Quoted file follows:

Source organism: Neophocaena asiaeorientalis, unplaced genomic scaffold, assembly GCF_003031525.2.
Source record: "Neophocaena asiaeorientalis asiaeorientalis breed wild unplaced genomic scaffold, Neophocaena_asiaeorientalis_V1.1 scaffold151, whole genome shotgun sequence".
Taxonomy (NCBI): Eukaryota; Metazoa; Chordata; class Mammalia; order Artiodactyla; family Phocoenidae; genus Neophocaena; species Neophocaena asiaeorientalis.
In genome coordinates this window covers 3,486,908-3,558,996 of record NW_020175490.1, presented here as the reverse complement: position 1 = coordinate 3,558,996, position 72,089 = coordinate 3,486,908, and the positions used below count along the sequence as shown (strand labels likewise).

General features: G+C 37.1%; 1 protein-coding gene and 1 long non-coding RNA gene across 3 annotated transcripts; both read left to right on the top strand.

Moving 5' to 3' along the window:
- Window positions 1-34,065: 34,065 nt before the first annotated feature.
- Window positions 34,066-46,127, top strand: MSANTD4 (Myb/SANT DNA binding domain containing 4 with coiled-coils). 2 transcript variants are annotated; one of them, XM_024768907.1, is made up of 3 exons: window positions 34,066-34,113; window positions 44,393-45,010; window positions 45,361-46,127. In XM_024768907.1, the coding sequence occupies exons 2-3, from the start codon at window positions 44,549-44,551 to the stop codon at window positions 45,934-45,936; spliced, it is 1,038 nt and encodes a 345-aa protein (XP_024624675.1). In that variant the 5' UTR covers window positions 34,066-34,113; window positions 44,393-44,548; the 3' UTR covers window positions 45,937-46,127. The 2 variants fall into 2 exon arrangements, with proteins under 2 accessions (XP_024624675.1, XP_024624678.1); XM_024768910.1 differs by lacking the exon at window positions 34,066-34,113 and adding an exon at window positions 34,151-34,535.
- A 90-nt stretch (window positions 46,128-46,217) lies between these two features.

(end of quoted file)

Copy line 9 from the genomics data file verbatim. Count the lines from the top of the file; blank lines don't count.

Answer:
- A 90-nt stretch (window positions 46,128-46,217) lies between these two features.